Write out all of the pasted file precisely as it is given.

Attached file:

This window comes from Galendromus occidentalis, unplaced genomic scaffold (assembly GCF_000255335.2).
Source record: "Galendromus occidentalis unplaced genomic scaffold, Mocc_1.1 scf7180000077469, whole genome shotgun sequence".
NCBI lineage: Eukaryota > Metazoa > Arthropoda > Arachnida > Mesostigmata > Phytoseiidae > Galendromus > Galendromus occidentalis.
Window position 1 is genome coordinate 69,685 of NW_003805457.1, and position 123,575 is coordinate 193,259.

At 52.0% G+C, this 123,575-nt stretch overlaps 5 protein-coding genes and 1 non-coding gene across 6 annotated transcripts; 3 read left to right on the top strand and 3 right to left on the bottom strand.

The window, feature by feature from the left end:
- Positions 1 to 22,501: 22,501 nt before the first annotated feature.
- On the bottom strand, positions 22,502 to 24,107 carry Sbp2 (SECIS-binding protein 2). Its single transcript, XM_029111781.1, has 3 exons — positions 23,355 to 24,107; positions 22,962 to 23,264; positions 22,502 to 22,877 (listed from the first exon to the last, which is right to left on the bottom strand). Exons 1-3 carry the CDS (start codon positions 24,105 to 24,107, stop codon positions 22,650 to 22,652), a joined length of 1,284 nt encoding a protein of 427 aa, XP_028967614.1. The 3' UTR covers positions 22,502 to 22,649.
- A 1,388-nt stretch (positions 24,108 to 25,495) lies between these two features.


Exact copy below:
This window comes from Galendromus occidentalis, unplaced genomic scaffold (assembly GCF_000255335.2).
Source record: "Galendromus occidentalis unplaced genomic scaffold, Mocc_1.1 scf7180000077469, whole genome shotgun sequence".
NCBI lineage: Eukaryota > Metazoa > Arthropoda > Arachnida > Mesostigmata > Phytoseiidae > Galendromus > Galendromus occidentalis.
Window position 1 is genome coordinate 69,685 of NW_003805457.1, and position 123,575 is coordinate 193,259.

At 52.0% G+C, this 123,575-nt stretch overlaps 5 protein-coding genes and 1 non-coding gene across 6 annotated transcripts; 3 read left to right on the top strand and 3 right to left on the bottom strand.

The window, feature by feature from the left end:
- Positions 1 to 22,501: 22,501 nt before the first annotated feature.
- On the bottom strand, positions 22,502 to 24,107 carry Sbp2 (SECIS-binding protein 2). Its single transcript, XM_029111781.1, has 3 exons — positions 23,355 to 24,107; positions 22,962 to 23,264; positions 22,502 to 22,877 (listed from the first exon to the last, which is right to left on the bottom strand). Exons 1-3 carry the CDS (start codon positions 24,105 to 24,107, stop codon positions 22,650 to 22,652), a joined length of 1,284 nt encoding a protein of 427 aa, XP_028967614.1. The 3' UTR covers positions 22,502 to 22,649.
- A 1,388-nt stretch (positions 24,108 to 25,495) lies between these two features.